On team-building. Only you can speak to your culture and what you want and need. But think through what will pull a team closer together. A round of golf won’t hurt, but will it help? You likely want these people to have a better relationship with their managers and with each other. Do you know how you get there? You have them open up. Try something like this, as nuts as it sounds: Have them spend 30-45 minutes writing down the best time in their life, the worst time, their biggest fears, their hopes, and what’s most important to them. Then have them share it with each other, managers included. You’ll get something out of that. Keep tissues ready. Call me after when some of the politics, gossip, and games-playing stops.

On training. I’ve trained for years, and frankly, I’m damn good at it. Guess what? You won’t change much in a one-day meeting. If you aren’t training regularly, to a process, with a focus, and reinforcing it at the management level, don’t bother bringing someone in. You’re better off using the time with a speaker or entertainment.

If you’re hell-bent on doing training, do this: have reps work on 1 skill in the 60-90 minutes you’ve allocated for training. Make the entire affair role play or simulation-based. Managers need to get in there with their people and do it. Want to go for broke? Get your best reps in front of everyone and role-play sales calls. Segments and the whole thing. Nothing beats this.

On entertainment and/or speakers. See “Objective” above. Entertainment is probably great. Speakers are helpful, too. Especially if they A) help your team think differently or better, B) provide insight into the market, customer, or competition, or C) simply build on a theme you’ve been stressing internally.

On plans. This includes KPIs, metrics, sales plans, the whole kit, and kaboodle. It’s been done where the reps share sales plans they’ve made, where they co-build with their managers at the event, and where they are given their plans. All are fine, though I prefer the middle option. Ultimately, though, if there’s no real accountability on the back end (a weekly or monthly reckoning of what we’ve actually done), it’s sort of a charade.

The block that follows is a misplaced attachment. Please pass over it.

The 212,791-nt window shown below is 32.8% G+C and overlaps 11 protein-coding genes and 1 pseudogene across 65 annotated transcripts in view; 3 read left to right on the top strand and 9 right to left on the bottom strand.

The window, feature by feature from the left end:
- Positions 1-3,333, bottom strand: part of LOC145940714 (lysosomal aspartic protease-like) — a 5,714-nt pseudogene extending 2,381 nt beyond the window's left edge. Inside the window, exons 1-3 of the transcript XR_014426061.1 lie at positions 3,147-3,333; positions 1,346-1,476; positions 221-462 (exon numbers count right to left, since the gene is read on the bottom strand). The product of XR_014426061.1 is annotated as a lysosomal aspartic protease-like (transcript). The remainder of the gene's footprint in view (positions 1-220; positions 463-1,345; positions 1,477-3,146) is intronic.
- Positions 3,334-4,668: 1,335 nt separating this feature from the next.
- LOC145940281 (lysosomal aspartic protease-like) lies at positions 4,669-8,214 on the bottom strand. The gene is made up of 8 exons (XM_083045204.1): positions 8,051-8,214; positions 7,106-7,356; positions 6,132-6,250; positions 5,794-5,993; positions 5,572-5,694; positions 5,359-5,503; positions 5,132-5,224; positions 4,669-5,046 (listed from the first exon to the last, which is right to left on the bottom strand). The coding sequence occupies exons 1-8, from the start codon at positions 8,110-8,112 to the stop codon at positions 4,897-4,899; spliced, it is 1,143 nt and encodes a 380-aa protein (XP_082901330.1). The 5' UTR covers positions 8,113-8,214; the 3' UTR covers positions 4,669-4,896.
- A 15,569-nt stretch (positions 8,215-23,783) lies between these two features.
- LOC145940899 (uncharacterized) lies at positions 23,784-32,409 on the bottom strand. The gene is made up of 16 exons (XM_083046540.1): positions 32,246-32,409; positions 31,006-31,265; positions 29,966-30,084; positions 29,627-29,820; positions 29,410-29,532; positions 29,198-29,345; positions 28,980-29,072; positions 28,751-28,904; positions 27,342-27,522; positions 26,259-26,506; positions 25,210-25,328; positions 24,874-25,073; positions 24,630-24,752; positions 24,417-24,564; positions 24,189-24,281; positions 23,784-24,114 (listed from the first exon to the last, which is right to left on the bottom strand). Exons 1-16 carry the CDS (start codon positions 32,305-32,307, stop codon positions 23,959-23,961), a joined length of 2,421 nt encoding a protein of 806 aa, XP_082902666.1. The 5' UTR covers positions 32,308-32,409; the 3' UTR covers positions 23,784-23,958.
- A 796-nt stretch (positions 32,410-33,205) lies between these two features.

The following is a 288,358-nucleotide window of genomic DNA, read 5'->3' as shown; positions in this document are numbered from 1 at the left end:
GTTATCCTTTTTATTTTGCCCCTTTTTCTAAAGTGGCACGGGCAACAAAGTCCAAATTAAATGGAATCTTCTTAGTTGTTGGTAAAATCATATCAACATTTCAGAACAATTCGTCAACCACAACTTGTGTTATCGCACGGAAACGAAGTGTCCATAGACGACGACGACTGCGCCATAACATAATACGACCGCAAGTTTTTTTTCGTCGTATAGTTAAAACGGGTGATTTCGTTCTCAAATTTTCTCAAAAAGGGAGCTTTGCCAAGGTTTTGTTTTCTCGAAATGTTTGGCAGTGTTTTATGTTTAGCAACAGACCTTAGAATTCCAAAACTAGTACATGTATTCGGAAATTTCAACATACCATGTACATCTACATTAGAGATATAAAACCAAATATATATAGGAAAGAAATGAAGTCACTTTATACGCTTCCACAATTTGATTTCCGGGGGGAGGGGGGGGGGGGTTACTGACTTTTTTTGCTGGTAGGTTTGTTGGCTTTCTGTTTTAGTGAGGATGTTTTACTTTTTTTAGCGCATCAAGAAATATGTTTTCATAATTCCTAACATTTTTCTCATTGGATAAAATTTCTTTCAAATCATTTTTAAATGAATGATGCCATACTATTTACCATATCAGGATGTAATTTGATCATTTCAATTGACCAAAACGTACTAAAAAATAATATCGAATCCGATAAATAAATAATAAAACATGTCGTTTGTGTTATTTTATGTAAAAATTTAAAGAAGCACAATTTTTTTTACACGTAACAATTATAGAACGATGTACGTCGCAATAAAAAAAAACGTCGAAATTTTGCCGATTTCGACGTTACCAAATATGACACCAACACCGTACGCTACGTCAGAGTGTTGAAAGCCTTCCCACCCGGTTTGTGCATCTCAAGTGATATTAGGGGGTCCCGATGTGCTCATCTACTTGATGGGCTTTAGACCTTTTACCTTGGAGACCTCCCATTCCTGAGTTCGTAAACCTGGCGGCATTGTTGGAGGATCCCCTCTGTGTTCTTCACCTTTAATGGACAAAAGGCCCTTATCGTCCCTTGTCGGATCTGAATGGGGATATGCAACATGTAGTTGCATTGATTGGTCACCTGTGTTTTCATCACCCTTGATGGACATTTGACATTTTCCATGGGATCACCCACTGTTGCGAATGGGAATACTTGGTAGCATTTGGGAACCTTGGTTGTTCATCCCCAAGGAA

On awards. Love it. Keep it going. Celebrate people’s accomplishments. Just make the criteria clear, and find ways to reward multiple achievements, not just total gross sales, or most accounts won. What about these?

  • Most upsells
  • Largest deal
  • Best margin
  • Biggest improvement over last year
  • Best finish to the year

If you have one award or only one criteria, most folks check out it as soon as they think they can’t win.

On product or service updates. Great. Keep them up. But tie this into regular meetings, coaching, and training sessions you have throughout the year so people don’t forget that new thing Product is hoping to push.


Is this list exhaustive? By no means. It gives you a few simple points to work through as you think about the time.

Have questions? Feel free to reach out.

What are the best exercises you’ve seen in conferences, kick-offs, or quarterly sales meetings?




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Adam Boyd